Venice's Golden Society
Venice & Its structure!
Venice's Golden Age – Government & Social Structure
To govern the rich city state of Venice, The Great Council appointed all public officials, which in turn chose a senate of 200 to 300 individuals. The problem with this was that the group was to big for expeditious administration, a Council of Ten controlled much of the city with the help of one member of the Great Council, that being the elected Doge, who was considered the ceremonial head of the city and held his title until his death. The whole governmental system being similar to that of ancient Rome. The common people of Venice were made to believe that they were living in a democratic country but the reality was different. The normal people of Venice could only vote on minor issues, while the power of the Great Council and The Council of Ten grew.
Politics & Structure
Venice was a classic example of an aristocratic republic. The main elite aristocrats were patrician families,which had the main authority. In addition to the patricians in Venice there were a significant number of citizens eligible to work in the administration, not taking political positions, also citizens played a big role for important administrative posts of the republic. Most of the population belonged to groups which had no formal rights, but their views were taken into account by the political classes.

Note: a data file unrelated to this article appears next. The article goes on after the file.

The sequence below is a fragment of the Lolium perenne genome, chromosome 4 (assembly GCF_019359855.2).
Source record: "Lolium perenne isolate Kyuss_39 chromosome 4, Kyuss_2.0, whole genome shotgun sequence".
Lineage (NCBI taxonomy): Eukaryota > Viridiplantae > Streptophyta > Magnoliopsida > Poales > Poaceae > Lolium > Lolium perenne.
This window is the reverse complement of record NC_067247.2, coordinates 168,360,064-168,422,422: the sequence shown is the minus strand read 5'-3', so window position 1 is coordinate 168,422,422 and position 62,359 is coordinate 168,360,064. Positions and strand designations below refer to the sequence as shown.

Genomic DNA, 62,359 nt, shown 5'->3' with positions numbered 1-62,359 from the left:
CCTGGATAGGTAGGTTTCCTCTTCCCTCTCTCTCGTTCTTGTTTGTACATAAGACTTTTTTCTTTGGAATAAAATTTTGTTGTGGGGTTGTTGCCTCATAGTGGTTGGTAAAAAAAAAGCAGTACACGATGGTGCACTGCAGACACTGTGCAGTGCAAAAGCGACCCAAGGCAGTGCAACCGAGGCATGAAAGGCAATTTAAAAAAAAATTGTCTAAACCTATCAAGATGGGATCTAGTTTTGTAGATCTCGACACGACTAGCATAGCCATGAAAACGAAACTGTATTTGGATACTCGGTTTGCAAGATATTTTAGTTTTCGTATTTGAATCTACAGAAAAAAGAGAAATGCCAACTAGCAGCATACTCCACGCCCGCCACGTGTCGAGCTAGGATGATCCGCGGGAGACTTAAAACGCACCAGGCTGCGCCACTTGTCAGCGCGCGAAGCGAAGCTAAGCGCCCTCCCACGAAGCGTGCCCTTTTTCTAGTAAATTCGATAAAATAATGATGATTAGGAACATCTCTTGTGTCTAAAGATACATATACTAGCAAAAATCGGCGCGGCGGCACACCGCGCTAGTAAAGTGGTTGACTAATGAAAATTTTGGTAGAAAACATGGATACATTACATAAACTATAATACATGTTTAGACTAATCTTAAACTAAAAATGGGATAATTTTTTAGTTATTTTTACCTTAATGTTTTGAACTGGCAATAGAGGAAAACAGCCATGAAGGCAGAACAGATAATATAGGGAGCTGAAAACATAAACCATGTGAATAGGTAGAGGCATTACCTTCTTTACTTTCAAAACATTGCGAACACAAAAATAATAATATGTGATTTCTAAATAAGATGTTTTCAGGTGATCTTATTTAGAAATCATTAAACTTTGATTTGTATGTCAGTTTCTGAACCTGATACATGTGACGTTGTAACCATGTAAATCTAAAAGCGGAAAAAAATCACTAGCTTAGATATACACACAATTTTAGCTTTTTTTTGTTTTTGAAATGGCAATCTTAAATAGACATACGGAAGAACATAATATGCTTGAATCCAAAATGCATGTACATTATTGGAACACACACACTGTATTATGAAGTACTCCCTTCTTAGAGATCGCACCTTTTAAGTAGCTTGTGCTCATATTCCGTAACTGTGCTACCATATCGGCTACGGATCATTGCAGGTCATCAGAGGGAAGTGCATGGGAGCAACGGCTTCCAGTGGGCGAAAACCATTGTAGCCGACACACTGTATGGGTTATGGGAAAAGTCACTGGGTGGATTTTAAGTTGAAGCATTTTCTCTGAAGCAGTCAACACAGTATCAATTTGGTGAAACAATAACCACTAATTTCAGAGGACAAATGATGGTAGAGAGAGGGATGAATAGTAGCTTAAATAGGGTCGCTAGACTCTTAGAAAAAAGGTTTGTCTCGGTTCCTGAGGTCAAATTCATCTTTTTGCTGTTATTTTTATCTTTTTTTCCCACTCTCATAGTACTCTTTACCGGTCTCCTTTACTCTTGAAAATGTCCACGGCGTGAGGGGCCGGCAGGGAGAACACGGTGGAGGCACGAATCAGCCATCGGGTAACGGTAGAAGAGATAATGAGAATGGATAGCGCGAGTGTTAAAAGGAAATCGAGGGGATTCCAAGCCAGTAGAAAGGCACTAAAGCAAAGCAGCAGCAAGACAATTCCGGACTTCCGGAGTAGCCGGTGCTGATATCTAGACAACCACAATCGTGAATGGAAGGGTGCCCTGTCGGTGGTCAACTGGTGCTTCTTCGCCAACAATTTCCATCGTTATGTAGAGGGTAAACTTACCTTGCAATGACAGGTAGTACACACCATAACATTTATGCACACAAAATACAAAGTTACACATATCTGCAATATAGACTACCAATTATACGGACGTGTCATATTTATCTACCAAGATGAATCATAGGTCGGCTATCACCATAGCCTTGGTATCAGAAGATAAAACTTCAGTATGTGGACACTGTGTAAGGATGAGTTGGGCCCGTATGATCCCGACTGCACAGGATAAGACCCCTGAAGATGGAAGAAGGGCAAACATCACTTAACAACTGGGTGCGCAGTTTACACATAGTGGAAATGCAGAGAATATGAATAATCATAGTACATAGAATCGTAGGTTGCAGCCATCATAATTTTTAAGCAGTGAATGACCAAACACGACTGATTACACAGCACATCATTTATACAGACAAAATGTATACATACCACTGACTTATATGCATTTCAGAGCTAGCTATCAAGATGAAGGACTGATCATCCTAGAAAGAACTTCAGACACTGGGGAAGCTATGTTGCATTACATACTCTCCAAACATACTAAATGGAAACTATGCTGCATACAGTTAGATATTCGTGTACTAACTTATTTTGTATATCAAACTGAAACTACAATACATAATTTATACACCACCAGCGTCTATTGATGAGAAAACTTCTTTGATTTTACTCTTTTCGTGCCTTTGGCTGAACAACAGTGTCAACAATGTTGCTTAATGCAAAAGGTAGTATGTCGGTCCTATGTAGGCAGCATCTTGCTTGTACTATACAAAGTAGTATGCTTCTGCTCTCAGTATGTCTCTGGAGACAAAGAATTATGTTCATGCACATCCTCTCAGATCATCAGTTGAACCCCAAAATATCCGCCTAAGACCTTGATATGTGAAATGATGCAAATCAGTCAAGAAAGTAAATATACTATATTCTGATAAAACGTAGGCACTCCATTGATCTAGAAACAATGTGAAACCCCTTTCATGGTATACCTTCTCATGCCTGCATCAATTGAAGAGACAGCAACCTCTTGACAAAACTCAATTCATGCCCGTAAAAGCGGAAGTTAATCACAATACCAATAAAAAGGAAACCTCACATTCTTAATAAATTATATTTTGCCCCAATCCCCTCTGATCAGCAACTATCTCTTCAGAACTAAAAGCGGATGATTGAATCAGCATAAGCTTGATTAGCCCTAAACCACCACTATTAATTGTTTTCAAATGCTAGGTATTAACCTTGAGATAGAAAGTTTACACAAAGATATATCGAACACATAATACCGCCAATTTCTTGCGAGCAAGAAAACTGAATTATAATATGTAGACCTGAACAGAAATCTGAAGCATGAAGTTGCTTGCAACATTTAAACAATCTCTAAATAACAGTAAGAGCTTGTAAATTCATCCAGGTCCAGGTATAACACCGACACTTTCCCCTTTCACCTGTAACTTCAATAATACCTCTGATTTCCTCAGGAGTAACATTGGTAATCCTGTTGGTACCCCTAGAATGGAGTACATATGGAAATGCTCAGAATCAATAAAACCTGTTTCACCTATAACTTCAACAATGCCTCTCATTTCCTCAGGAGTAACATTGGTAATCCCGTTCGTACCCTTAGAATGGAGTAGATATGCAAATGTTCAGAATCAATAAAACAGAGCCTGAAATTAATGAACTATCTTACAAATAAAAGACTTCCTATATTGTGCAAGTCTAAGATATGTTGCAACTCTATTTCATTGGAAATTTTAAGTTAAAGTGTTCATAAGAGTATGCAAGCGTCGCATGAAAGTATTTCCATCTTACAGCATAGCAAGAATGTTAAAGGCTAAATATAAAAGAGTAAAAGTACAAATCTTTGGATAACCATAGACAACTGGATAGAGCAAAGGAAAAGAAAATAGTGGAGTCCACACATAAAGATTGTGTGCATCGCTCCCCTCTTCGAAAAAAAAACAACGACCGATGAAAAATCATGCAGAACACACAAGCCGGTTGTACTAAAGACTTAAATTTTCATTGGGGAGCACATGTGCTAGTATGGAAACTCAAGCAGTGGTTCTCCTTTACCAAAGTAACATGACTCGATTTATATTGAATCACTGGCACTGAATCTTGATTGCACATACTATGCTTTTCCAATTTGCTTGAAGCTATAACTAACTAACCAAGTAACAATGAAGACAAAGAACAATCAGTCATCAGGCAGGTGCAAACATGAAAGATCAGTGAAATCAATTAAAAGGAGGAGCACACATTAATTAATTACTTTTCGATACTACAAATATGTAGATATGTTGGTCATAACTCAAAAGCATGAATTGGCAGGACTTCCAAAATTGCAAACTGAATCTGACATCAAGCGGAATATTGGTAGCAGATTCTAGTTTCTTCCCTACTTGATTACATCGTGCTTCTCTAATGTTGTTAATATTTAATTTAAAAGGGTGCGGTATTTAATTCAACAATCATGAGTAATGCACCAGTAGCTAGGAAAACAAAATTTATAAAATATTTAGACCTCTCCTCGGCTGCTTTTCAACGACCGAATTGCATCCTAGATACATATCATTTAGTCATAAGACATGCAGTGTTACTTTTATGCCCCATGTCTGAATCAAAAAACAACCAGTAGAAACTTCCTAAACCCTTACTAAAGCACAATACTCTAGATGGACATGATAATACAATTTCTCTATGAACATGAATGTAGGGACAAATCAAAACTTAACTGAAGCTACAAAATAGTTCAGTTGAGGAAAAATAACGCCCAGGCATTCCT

The political system of the republic rested on a large number of civic committees or councils, interconnected making a complex system. (see table on next page)
The highest authority of the republic was the Grand Council, which elects the basic councils and chief magistrates of the republic, including the Doge. Since 1297 membership in the Grand Council has been severely restricted, only people whose ancestors had sat in the Council could become a member.
Initially council consisted of 200-300 people. Later, their number has grown to more than a thousand people. The biggest number of Council members was 2,500. Thus, the Board consisted of 5% of the adult male population of Venice.
The Doge - Head of Venice
The Doge usually was elected from among the twelve procurators of San Marco, as a rule for life. Doge power has been greatly limited. Having the right to participate in all councils, he could not impose his views. The Doge could not make his own decisions. His contacts, meetings, correspondence were carefully monitored. He could not leave the limits of Venice and could not own property outside the state.
Check out more about Venice.
- City of Venice - Home - City of Venice - Official website of the Municipality of Venice
Official website of the Municipality of Venice, Italy. News, information and tools available to citizens and visitors
- Venice - Wikipedia, the free encyclopedia